Ms. Rose said a recruiter had told her he rejected an applicant after searching the name of the student, a chemical engineering major, on Google. Among the things the recruiter found, she said, was this remark: "I like to blow things up."
Occasionally students find evidence online that may explain why a job search is foundering. Tien Nguyen, a senior at the University of California, Los Angeles, signed up for interviews on campus with corporate recruiters, beginning last fall, but he was seldom invited.
A friend suggested in February that Mr. Nguyen research himself on Google. He found a link to a satirical essay, titled "Lying Your Way to the Top," that he had published last summer on a Web site for college students. He asked that the essay be removed. Soon, he began to be invited to job interviews, and he has now received several offers.
"I never really considered that employers would do something like that," he said. "I thought they would just look at your résumé and grades."
Jennifer Floren is chief executive of Experience Inc., which provides online information about jobs and employers to students at 3,800 universities. "This is really the first time that we've seen that stage of life captured in a kind of time capsule and in a public way," Ms. Floren said. "It has its place, but it's moving from a fraternity or sorority living room. It's now in a public arena."
Some companies, including Enterprise Rent-a-Car, Ernst & Young and Osram Sylvania, said they did not use the Internet to check on college job applicants.
"I'd rather not see that part of them," said Maureen Crawford Hentz, manager of talent acquisition at Osram Sylvania. "I don't think it's related to their bona fide occupational qualifications."
More than a half-dozen major corporations, including Morgan Stanley, Dell, Pfizer, L'Oréal and Goldman Sachs, turned down or did not respond to requests for interviews.
But other companies, particularly those involved in the digital world like Microsoft and Métier, a small software company in Washington, D.C., said researching students through social networking sites was now fairly typical. "It's becoming very much a common tool," said Warren Ashton, group marketing manager at Microsoft. "For the first time ever, you suddenly have very public information about almost any candidate."
At Microsoft, Mr. Ashton said, recruiters are given broad latitude over how to work, and there is no formal policy about using the Internet to research applicants. "There are certain recruiters and certain companies that are probably more in tune with the new technologies than others are," he said.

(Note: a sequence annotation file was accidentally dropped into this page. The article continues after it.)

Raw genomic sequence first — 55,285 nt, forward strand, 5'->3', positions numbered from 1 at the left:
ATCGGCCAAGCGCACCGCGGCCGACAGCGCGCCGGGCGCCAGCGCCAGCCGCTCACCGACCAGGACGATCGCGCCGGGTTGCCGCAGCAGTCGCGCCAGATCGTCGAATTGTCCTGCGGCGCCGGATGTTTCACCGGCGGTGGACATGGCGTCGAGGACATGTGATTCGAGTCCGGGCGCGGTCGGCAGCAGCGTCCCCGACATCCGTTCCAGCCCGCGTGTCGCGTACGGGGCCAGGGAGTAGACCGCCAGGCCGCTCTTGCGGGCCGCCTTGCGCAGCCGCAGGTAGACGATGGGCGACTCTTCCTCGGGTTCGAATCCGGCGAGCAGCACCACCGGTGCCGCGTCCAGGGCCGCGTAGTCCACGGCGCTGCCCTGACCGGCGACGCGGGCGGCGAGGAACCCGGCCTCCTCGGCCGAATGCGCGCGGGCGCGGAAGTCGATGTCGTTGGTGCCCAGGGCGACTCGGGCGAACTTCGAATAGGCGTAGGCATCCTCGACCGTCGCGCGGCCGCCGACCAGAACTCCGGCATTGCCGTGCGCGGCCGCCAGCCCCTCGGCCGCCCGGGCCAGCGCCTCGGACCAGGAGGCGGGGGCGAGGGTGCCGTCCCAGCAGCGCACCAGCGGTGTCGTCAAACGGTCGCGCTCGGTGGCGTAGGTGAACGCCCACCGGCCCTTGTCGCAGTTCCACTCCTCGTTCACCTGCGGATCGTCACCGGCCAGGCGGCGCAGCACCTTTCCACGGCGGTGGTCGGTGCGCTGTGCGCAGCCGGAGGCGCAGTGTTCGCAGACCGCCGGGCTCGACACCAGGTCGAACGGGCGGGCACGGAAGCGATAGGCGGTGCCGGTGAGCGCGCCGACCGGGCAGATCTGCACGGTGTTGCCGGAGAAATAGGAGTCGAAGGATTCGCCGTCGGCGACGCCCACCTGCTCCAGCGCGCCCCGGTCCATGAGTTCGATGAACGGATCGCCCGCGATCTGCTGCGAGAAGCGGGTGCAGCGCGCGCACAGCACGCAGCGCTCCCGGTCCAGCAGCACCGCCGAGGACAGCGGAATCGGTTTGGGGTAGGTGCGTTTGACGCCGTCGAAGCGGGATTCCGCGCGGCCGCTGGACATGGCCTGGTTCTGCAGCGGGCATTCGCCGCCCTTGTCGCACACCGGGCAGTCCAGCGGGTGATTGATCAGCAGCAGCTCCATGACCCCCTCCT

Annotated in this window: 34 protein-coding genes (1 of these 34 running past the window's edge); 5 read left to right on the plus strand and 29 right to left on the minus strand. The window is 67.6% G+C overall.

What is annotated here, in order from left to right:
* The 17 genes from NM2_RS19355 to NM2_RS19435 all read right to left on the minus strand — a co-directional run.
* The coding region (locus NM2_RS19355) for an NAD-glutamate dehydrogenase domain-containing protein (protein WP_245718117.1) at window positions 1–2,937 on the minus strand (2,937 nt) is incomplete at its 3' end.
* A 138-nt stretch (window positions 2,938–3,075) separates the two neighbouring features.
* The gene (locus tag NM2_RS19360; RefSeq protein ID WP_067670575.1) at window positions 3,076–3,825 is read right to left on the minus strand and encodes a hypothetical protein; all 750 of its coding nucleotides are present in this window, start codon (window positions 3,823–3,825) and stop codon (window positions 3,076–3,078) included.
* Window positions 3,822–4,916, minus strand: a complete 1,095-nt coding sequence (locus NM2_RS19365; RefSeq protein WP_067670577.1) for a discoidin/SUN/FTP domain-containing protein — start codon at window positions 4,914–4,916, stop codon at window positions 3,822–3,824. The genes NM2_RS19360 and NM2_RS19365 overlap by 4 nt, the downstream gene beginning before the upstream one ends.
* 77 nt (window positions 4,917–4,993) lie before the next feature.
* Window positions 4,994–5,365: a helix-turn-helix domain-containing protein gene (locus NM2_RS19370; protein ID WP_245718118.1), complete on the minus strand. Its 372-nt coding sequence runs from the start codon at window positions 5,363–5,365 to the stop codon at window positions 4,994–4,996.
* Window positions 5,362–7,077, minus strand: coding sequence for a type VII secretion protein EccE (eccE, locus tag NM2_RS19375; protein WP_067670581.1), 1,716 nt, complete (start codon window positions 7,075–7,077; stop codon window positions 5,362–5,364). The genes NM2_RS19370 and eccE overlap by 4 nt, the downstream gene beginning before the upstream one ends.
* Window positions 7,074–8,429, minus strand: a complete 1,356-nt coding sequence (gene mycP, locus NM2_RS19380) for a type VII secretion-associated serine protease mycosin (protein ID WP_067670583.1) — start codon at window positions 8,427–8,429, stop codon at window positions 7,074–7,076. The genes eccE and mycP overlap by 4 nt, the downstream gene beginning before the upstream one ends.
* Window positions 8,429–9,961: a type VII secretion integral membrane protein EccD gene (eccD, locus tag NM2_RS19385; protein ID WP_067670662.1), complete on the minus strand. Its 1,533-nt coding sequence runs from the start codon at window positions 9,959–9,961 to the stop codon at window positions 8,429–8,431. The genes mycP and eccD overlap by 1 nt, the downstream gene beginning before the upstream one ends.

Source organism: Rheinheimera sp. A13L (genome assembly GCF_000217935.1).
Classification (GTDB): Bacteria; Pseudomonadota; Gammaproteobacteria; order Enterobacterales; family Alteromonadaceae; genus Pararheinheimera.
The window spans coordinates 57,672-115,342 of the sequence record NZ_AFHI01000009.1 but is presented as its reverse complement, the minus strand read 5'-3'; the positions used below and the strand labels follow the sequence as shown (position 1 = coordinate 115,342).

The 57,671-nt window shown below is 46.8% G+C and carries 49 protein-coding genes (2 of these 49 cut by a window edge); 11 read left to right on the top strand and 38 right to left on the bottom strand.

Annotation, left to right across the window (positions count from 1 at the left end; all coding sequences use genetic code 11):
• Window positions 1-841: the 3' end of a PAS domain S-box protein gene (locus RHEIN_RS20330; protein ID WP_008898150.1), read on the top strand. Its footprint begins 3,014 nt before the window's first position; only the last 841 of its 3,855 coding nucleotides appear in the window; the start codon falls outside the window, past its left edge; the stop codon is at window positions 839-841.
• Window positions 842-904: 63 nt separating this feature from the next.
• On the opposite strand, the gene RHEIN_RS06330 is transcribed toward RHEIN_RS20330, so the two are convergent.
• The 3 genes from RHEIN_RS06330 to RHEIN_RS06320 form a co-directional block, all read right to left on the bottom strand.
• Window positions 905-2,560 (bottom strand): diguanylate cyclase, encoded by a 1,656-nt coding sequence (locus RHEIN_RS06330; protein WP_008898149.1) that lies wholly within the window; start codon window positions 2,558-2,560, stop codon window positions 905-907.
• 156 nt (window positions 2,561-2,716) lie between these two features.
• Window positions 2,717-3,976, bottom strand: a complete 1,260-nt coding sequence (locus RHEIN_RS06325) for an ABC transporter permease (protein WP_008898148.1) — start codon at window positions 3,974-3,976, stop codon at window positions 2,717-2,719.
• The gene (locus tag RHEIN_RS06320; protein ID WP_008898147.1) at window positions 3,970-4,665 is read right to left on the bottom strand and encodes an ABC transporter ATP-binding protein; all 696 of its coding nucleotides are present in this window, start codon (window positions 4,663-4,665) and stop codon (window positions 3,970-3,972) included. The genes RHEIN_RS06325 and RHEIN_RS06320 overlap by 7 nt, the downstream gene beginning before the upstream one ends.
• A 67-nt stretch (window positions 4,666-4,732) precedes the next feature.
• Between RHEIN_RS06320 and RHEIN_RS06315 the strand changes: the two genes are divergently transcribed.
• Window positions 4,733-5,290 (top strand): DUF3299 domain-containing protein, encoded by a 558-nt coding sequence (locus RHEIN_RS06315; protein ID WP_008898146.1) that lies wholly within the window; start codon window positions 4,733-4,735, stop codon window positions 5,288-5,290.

Microsoft and Osram Sylvania have also begun to use networking sites in a different way, participating openly in online communities to get out their company's messages and to identify talented job candidates.
Students may not know when they have been passed up for an interview or a job offer because of something a recruiter saw on the Internet. But more than a dozen college career counselors said recruiters had been telling them since last fall about incidents in which students' online writing or photographs had raised serious questions about their judgment, eliminating them as job candidates.
Some college career executives are skeptical that many employers routinely check applicants online. "My observation is that it's more fiction than fact," said Tom Devlin, director of the career center at the University of California, Berkeley.
At a conference in late May, Mr. Devlin said, he asked 40 employers if they researched students online and every one said no.
Many career counselors have been urging students to review their pages on Facebook and other sites with fresh eyes, removing photographs or text that may be inappropriate to show to their grandmother or potential employers. Counselors are also encouraging students to apply settings on Facebook that can significantly limit access to their pages.
Melanie Deitch, director of marketing at Facebook, said students should take advantage of the site's privacy settings and be smart about what they post. But students may not be following the advice.
"I think students have the view that Facebook is their space and that the adult world doesn't know about it," said Mark W. Smith, assistant vice chancellor and director of the career center at Washington University in St. Louis. "But the adult world is starting to come in."